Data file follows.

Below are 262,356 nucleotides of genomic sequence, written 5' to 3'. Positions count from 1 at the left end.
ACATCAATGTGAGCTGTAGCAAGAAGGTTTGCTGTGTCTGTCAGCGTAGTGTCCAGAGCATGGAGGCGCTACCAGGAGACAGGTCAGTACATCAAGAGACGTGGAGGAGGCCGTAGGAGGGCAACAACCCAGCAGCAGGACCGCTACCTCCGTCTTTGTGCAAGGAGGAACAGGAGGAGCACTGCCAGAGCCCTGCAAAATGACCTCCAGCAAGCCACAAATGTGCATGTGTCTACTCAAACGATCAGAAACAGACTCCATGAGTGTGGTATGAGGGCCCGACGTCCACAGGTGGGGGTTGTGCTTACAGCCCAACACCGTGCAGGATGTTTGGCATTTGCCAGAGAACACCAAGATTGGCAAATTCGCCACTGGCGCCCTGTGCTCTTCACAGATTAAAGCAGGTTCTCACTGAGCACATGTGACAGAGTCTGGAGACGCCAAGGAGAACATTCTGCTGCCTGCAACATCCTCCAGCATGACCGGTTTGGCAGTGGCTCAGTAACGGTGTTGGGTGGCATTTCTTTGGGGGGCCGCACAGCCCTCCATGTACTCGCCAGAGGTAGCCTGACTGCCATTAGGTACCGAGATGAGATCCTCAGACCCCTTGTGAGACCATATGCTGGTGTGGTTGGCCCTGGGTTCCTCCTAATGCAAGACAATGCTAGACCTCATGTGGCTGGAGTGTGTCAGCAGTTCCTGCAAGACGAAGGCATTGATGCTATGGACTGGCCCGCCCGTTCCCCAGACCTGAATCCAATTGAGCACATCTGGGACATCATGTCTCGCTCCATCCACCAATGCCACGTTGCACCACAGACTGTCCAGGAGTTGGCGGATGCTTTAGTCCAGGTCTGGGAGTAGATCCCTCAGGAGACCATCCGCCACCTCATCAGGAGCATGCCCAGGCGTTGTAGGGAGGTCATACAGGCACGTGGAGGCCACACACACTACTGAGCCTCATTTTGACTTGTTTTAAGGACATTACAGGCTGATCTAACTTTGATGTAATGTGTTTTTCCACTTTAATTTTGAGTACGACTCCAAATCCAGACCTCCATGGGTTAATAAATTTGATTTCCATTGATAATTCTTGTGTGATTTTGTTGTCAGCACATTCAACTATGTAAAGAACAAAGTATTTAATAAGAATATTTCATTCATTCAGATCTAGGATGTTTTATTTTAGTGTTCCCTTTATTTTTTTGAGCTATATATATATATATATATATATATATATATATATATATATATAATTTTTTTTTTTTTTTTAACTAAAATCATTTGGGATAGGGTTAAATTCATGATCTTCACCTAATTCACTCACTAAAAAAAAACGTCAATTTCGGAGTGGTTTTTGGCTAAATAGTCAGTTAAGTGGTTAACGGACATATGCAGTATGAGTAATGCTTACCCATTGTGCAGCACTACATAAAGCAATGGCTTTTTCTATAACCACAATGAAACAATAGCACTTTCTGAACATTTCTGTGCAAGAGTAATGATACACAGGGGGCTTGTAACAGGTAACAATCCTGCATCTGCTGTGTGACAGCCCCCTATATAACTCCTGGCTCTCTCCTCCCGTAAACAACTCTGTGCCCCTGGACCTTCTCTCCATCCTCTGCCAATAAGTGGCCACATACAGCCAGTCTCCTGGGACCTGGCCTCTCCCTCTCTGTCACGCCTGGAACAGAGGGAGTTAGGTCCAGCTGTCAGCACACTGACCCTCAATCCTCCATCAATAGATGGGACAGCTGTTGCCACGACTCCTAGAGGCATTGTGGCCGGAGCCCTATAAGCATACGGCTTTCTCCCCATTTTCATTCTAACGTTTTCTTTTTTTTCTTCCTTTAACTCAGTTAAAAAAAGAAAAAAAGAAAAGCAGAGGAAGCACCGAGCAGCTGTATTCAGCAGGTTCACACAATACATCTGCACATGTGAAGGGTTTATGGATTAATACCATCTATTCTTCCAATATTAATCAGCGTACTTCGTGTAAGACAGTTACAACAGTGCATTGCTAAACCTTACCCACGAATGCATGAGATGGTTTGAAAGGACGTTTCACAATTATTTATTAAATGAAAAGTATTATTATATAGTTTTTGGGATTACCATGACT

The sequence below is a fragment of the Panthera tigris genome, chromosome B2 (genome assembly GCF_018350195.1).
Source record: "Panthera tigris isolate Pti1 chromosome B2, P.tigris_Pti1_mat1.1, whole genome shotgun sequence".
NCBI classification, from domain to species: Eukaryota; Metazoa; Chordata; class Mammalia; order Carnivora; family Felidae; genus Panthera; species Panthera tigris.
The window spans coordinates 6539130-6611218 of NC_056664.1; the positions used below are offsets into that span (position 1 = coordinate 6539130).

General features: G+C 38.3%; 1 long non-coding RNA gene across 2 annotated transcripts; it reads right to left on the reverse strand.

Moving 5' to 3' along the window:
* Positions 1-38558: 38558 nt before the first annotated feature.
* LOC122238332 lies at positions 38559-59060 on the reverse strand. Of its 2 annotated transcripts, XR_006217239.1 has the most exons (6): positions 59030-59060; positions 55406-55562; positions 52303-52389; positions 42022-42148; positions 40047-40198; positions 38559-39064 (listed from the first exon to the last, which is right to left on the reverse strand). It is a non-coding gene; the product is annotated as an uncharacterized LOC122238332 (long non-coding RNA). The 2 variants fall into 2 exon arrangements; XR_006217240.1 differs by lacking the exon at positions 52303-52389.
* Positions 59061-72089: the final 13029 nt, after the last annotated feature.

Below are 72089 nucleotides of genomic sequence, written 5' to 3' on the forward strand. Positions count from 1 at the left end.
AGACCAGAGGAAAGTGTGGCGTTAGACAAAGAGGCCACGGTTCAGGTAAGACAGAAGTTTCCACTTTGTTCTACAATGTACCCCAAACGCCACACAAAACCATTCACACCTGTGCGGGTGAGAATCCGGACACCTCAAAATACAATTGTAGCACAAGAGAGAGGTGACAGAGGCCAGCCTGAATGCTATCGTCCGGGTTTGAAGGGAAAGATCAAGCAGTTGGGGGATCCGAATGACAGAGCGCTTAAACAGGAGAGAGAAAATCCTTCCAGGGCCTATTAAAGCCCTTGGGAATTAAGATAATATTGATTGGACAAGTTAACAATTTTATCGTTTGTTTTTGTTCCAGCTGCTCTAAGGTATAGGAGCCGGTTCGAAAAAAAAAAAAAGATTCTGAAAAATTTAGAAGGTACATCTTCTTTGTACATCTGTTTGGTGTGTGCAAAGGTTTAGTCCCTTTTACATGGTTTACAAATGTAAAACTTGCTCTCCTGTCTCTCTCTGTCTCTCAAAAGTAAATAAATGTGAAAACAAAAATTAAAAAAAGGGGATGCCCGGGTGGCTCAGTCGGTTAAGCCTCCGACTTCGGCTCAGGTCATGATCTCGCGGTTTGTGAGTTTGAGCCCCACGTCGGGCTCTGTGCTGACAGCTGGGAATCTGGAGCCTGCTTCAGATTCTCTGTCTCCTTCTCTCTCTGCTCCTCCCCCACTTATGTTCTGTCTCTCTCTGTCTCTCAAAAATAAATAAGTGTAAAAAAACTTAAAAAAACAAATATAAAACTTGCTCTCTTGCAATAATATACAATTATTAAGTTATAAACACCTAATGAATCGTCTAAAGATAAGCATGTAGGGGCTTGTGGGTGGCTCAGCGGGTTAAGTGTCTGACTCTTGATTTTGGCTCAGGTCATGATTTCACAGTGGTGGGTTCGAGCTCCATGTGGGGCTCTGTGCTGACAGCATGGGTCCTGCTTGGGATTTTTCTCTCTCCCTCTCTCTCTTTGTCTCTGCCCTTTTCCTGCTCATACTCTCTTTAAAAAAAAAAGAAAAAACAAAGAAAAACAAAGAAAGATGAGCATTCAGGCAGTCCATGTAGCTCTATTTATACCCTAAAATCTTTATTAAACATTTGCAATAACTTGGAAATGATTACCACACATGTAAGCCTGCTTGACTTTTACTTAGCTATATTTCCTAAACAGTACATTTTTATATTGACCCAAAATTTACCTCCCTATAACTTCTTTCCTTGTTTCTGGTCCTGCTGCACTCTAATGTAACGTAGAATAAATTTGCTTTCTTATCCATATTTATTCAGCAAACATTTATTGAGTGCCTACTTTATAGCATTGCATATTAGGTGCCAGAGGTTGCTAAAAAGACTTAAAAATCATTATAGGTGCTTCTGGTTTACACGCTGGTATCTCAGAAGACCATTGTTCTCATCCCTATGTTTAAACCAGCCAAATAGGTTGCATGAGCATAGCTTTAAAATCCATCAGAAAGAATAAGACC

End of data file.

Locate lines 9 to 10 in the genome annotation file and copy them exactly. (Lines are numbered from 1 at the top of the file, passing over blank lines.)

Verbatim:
* Positions 1-38558: 38558 nt before the first annotated feature.
* LOC122238332 lies at positions 38559-59060 on the reverse strand. Of its 2 annotated transcripts, XR_006217239.1 has the most exons (6): positions 59030-59060; positions 55406-55562; positions 52303-52389; positions 42022-42148; positions 40047-40198; positions 38559-39064 (listed from the first exon to the last, which is right to left on the reverse strand). It is a non-coding gene; the product is annotated as an uncharacterized LOC122238332 (long non-coding RNA). The 2 variants fall into 2 exon arrangements; XR_006217240.1 differs by lacking the exon at positions 52303-52389.